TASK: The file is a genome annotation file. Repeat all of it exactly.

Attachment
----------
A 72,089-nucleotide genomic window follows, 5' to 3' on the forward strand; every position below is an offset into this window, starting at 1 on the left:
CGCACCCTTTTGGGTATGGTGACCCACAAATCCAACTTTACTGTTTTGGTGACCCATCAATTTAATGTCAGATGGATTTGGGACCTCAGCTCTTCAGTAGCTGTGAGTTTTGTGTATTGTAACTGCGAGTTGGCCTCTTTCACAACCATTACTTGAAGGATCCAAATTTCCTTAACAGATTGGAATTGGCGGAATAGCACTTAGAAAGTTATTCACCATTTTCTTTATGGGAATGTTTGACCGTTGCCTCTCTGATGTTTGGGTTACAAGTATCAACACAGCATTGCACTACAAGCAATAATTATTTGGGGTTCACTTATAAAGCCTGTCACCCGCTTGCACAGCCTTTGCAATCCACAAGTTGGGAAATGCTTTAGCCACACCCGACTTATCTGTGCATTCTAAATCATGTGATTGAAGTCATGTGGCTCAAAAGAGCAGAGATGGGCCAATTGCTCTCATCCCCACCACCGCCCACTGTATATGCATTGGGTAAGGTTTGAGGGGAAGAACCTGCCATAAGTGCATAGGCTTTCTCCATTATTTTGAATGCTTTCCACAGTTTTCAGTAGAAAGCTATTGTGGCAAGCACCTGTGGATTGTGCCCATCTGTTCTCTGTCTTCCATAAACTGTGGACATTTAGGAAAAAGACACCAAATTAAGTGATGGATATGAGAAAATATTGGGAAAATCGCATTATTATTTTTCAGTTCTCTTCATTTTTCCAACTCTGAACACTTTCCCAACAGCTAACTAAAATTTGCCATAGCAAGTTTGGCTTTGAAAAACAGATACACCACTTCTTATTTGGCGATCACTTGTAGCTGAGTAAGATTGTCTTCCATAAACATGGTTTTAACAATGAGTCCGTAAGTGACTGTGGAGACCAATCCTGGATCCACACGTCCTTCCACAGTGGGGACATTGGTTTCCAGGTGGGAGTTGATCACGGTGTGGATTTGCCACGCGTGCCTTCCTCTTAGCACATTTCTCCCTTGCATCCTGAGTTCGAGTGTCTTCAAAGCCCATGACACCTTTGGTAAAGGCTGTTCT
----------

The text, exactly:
A 72,089-nucleotide genomic window follows, 5' to 3' on the forward strand; every position below is an offset into this window, starting at 1 on the left:
CGCACCCTTTTGGGTATGGTGACCCACAAATCCAACTTTACTGTTTTGGTGACCCATCAATTTAATGTCAGATGGATTTGGGACCTCAGCTCTTCAGTAGCTGTGAGTTTTGTGTATTGTAACTGCGAGTTGGCCTCTTTCACAACCATTACTTGAAGGATCCAAATTTCCTTAACAGATTGGAATTGGCGGAATAGCACTTAGAAAGTTATTCACCATTTTCTTTATGGGAATGTTTGACCGTTGCCTCTCTGATGTTTGGGTTACAAGTATCAACACAGCATTGCACTACAAGCAATAATTATTTGGGGTTCACTTATAAAGCCTGTCACCCGCTTGCACAGCCTTTGCAATCCACAAGTTGGGAAATGCTTTAGCCACACCCGACTTATCTGTGCATTCTAAATCATGTGATTGAAGTCATGTGGCTCAAAAGAGCAGAGATGGGCCAATTGCTCTCATCCCCACCACCGCCCACTGTATATGCATTGGGTAAGGTTTGAGGGGAAGAACCTGCCATAAGTGCATAGGCTTTCTCCATTATTTTGAATGCTTTCCACAGTTTTCAGTAGAAAGCTATTGTGGCAAGCACCTGTGGATTGTGCCCATCTGTTCTCTGTCTTCCATAAACTGTGGACATTTAGGAAAAAGACACCAAATTAAGTGATGGATATGAGAAAATATTGGGAAAATCGCATTATTATTTTTCAGTTCTCTTCATTTTTCCAACTCTGAACACTTTCCCAACAGCTAACTAAAATTTGCCATAGCAAGTTTGGCTTTGAAAAACAGATACACCACTTCTTATTTGGCGATCACTTGTAGCTGAGTAAGATTGTCTTCCATAAACATGGTTTTAACAATGAGTCCGTAAGTGACTGTGGAGACCAATCCTGGATCCACACGTCCTTCCACAGTGGGGACATTGGTTTCCAGGTGGGAGTTGATCACGGTGTGGATTTGCCACGCGTGCCTTCCTCTTAGCACATTTCTCCCTTGCATCCTGAGTTCGAGTGTCTTCAAAGCCCATGACACCTTTGGTAAAGGCTGTTCT